rambunctious male fans from our rival college. As he walked nonchalantly past them toward
his own crowd, he turned suddenly and struck one of the opposing fans with both fists, an
upward thrust under the ribs, lifting him off the floor and throwing him backward.
The fan landed hard on a woman sitting behind him. She had a brace on her left knee,
crutches resting beside her, and a tortured grimace on her face. Clearly, many people around
me had seen Chris’s assault on another student. I heard muttered protests and a few gasps.
No one moved.
I moved. “This cannot stand,” I said to myself, and immediately made my way down
through the full bleachers, around the playing floor, and over to the tightly packed students
from my college. I forced my way through them, pressing up bleacher by bleacher until I stood
face-to-face with Chris. He had seen me coming and met my eyes nervously.
“You will not leave this gym until you apologize to that student and that woman.”
“Okay, I’ll say I’m sorry, but not because you tell me to.”
Ignoring the absurdity and impertinence of his response, I moved back down out of the
bleachers and planted myself where I could prevent him from leaving. I also alerted the athletic
director to call the police. “Hey, I will,” he said, and then, “Thank you for confronting Chris.” I
did not ask him why he had not.
When the game ended, I made my way immediately across the court and waited for
Chris to descend from the bleachers. I beckoned to him with one finger, and said nothing. He
followed me dutifully toward the gymnasium entrance, where the opposing male fans had
amassed, in order to prevent Chris from escaping. As I approached the crowd of threatening
and cursing young men, I realized that Chris had slowed his pace. I turned, walked several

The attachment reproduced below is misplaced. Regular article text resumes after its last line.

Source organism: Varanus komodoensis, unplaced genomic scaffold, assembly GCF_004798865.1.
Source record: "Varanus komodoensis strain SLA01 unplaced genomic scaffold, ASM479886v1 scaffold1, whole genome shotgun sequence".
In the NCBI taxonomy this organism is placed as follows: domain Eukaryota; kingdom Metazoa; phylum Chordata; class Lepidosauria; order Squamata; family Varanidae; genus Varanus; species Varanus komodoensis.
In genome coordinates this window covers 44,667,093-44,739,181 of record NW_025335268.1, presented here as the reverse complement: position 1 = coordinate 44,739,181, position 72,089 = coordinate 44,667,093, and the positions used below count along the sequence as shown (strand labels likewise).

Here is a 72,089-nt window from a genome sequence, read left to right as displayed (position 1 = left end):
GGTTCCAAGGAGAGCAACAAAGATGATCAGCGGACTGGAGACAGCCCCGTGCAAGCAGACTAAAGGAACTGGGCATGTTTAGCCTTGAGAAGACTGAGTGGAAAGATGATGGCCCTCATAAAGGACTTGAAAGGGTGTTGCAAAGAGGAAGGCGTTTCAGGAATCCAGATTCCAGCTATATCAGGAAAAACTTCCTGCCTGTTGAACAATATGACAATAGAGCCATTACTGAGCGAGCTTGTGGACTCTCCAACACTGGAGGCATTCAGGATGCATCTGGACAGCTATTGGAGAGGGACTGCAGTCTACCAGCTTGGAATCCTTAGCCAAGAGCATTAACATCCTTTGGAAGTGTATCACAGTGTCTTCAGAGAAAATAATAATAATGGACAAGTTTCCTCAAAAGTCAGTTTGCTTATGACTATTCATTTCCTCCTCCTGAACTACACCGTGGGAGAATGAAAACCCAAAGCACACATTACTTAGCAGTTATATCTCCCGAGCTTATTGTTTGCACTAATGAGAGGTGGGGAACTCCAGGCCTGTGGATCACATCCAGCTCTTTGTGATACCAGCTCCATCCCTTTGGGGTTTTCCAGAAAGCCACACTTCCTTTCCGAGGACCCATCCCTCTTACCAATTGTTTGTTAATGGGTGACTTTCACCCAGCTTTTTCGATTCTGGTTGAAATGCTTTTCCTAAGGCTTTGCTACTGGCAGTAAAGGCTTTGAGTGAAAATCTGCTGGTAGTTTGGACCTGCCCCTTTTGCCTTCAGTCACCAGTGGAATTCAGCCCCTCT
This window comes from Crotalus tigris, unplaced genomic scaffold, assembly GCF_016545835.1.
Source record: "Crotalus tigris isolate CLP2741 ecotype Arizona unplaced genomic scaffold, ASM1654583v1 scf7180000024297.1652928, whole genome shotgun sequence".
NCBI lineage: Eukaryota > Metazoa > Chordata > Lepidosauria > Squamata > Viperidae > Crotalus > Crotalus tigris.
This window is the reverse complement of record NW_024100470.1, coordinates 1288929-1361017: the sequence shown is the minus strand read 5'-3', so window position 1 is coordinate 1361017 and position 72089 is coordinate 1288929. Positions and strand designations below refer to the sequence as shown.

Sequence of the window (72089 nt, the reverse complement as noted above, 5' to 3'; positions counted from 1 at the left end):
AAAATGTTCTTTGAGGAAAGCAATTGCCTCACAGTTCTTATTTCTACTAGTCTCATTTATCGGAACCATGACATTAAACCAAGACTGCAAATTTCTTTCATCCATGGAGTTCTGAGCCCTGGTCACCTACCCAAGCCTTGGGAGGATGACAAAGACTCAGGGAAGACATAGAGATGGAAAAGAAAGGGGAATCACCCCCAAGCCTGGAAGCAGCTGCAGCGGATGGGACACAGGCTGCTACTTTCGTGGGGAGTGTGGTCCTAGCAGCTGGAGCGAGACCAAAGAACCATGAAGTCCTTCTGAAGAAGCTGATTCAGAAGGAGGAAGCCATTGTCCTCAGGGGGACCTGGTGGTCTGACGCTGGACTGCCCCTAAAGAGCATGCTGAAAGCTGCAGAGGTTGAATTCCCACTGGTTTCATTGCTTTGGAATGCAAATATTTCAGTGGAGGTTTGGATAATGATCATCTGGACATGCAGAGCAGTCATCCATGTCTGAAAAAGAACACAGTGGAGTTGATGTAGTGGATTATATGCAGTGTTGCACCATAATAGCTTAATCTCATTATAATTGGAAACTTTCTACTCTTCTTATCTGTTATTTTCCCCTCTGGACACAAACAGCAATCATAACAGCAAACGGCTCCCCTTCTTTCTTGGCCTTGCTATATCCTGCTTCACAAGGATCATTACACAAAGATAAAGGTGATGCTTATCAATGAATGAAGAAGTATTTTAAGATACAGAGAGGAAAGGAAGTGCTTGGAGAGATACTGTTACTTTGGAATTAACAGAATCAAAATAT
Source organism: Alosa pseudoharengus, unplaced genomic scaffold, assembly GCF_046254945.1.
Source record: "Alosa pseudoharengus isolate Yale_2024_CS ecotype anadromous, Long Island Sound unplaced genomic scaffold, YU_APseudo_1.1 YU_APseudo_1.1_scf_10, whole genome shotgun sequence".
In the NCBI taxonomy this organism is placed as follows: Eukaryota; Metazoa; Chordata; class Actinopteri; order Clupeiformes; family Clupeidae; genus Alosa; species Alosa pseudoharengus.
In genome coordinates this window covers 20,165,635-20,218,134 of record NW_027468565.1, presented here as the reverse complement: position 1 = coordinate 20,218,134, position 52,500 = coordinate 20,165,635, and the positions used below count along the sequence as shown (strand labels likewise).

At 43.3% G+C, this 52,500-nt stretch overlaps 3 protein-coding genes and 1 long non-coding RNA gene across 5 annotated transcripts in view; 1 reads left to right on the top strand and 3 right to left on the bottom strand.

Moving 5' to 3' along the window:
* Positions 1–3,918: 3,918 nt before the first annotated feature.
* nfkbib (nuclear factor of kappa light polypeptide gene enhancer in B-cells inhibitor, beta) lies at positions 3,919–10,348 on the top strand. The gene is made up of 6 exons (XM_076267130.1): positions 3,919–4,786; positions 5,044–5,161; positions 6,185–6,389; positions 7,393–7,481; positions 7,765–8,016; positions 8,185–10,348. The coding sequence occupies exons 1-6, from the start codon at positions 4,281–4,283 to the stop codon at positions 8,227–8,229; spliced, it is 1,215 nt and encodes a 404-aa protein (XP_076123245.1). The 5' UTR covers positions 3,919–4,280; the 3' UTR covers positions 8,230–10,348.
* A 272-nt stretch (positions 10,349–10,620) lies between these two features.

paces back to him, and tugged the front of his shirt. “You. Will. Apologize. Now walk.” Pale,
sweating, and shaking, Chris followed me into and through the threatening crowd.
My students understand why I say to them, “I work hard to be honest, fair, gentle, and
compassionate. Do not, do not, ever think that I am ‘nice’.”
Yes, I enjoy that story. I do feel some pride there, but carry a conviction, born of success
and failures alike, that the world too much suffers cowards.
Linda saw the boy fall. So did his mother and a few others who stood at the top of the
waterfall. It appeared that the boy attempted to cross the top of the waterfall by jumping from
stone to stone. As he fell, his left boot caught between two crossed logs jutting up out of the
pool below. His position left him hanging inside the waterfall, a five-meter torrent of ice cold
water. Hanging upside down, the boy could not free his head and breathe.
Linda quickly scaled the rocks beside the waterfall, shimmied over to the logs, and
climbed high enough to reach the boy and lift his head out of the rushing water. Every time she
pulled his head from the waterfall, the boy screamed, “Oh god oh god it’s so cold. Am I dying?”